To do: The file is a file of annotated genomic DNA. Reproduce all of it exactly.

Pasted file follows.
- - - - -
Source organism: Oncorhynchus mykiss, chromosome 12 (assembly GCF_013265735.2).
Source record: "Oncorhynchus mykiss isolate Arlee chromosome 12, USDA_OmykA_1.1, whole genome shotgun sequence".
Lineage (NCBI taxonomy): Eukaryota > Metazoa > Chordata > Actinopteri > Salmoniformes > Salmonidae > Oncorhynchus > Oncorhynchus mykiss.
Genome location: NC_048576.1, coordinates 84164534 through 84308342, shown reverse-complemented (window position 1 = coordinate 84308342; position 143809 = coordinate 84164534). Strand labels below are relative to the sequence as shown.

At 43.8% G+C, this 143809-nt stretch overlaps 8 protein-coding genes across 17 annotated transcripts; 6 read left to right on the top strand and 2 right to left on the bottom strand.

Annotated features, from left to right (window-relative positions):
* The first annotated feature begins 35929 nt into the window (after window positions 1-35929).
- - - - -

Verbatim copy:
Source organism: Oncorhynchus mykiss, chromosome 12 (assembly GCF_013265735.2).
Source record: "Oncorhynchus mykiss isolate Arlee chromosome 12, USDA_OmykA_1.1, whole genome shotgun sequence".
Lineage (NCBI taxonomy): Eukaryota > Metazoa > Chordata > Actinopteri > Salmoniformes > Salmonidae > Oncorhynchus > Oncorhynchus mykiss.
Genome location: NC_048576.1, coordinates 84164534 through 84308342, shown reverse-complemented (window position 1 = coordinate 84308342; position 143809 = coordinate 84164534). Strand labels below are relative to the sequence as shown.

At 43.8% G+C, this 143809-nt stretch overlaps 8 protein-coding genes across 17 annotated transcripts; 6 read left to right on the top strand and 2 right to left on the bottom strand.

Annotated features, from left to right (window-relative positions):
* The first annotated feature begins 35929 nt into the window (after window positions 1-35929).